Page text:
70's Connecticut Framebuilder
Does anyone know anything about a framebuilder that worked in Brookfield, CT back in the 70's and early 80's? I believe his first name was Fred and I recall that he had been on the 1936 German Olympic Bicycling team. He also used to ride occasionally in the Hartford Criterium. He made some beautiful frames, the first I had seen with the Moser-like top tube brake cable holes and I recall the built up bikes as having nice clean lines. I'm betting someone like Peter Weigle would know of him.
Well, that sounds right. Do you know what he used as the marque on his bikes? Thanks for the name, it has been bugging me for a while.
Older I get, Better I was
I didn't know him personally but I knew of him, A guy I used to ride with frequently a few years ago owned two of his bikes, I think he said Fred died some years ago.
Yes, that appears to be correct. I had kind of assumed as much given his age. Notice of death (along with this SS#) came up when I googled him. I hope I run into his bikes again someday, I'm curious to see if my 18 year old tastes align with those I have now. Thanks to you for the info, too. If you get another free moment, I'd be interested to know if you saw your friend's Karcher frames and what you thought of them.
Fred sold me my very first bike! His wife came outside and taught me how to shift – "keep paddling!" (Fred and his wife both had thick German accents despite living in the US since the 1950s). I totally loved them and their shop, and went back whenever I was in the area.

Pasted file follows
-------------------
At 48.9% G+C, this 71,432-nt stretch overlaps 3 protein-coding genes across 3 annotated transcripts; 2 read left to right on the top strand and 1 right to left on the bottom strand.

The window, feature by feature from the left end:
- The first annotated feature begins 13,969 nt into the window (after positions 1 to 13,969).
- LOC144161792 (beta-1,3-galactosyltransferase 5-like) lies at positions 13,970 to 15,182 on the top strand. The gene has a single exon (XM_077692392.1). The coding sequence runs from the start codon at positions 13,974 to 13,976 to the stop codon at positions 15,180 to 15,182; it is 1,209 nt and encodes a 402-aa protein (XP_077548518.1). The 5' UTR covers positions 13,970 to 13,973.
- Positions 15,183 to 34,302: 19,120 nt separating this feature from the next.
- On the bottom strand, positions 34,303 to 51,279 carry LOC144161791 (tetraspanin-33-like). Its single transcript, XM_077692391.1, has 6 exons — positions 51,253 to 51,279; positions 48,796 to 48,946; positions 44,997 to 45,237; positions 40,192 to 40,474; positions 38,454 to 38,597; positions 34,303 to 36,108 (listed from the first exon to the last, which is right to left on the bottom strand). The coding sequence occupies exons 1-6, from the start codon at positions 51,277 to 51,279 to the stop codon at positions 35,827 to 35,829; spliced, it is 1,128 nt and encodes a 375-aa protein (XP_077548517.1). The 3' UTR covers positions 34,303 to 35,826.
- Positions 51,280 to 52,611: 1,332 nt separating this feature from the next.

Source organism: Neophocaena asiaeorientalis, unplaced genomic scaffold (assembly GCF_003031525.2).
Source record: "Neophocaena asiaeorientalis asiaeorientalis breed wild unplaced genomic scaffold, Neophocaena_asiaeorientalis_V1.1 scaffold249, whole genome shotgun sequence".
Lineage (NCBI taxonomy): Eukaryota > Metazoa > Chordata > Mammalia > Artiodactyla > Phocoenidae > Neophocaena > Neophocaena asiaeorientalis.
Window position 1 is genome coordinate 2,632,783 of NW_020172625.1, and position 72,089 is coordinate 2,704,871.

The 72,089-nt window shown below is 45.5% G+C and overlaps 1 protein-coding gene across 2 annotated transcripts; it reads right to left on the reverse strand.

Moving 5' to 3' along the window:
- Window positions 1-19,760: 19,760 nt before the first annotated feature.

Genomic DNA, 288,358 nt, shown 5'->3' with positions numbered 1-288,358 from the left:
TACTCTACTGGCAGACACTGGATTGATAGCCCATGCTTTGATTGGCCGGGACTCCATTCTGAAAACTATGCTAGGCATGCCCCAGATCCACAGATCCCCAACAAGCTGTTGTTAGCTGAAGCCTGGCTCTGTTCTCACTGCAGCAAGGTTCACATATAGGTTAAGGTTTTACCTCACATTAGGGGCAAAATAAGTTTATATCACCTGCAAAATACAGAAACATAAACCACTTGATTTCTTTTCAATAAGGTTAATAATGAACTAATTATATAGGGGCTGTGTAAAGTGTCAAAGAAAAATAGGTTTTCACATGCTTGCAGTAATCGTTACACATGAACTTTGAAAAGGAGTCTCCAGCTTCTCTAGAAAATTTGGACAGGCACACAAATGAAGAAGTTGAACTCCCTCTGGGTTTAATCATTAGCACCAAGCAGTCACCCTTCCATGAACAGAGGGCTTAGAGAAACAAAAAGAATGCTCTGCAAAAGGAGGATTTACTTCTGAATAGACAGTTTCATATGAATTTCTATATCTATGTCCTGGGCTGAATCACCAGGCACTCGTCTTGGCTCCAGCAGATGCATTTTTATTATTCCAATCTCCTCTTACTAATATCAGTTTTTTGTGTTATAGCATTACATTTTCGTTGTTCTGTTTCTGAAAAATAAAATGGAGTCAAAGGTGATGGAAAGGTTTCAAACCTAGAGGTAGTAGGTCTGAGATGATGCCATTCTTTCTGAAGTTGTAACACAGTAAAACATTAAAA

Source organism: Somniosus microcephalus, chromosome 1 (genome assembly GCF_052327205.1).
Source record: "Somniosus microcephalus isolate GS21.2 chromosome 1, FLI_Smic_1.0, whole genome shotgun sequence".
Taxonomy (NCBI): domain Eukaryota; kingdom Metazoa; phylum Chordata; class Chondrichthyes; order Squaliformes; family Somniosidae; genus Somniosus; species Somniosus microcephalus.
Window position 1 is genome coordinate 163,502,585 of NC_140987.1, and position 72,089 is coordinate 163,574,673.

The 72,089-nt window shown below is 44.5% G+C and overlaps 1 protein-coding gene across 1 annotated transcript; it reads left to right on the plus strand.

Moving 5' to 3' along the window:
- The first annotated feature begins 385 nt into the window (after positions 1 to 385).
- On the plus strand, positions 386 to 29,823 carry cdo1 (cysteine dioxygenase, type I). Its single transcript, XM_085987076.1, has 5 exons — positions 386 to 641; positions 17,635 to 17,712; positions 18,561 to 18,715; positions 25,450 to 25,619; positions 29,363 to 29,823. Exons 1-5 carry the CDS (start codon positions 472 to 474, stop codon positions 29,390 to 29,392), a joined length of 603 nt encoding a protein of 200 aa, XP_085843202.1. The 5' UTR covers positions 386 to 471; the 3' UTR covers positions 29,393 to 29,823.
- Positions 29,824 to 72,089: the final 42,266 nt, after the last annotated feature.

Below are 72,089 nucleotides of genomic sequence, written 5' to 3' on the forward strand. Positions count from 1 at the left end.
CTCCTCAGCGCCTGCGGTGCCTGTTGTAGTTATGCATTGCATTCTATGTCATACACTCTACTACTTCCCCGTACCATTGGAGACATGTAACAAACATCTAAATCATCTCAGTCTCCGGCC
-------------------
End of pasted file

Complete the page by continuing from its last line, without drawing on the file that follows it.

Originally Posted by DeDuva
At least one of their daughters also worked in the shop painting details on bikes to be sold. The shop was near the four corners of Brookfield in the 1970s and 80s (maybe earlier too), and Fred had a welding shop across the street.
He specialized in making extremely lightweight but strong racing bikes from Reynolds tubing when I talked to him about bike frames in the mid-80s. He said that in order to get the tubing from Reynolds, they would send you some, and you'd have to send back a sample weld so they could QA it before letting you build a frame. The tubing had very thin walls and was a pain to weld, was my understanding.
That must have been 753 tubing. Reynolds wanted to be sure that the builder could join the tubes without compromising the heat treatment that gave the tubing its strength. 531 tubing had no such requirement.
Originally Posted by zippy2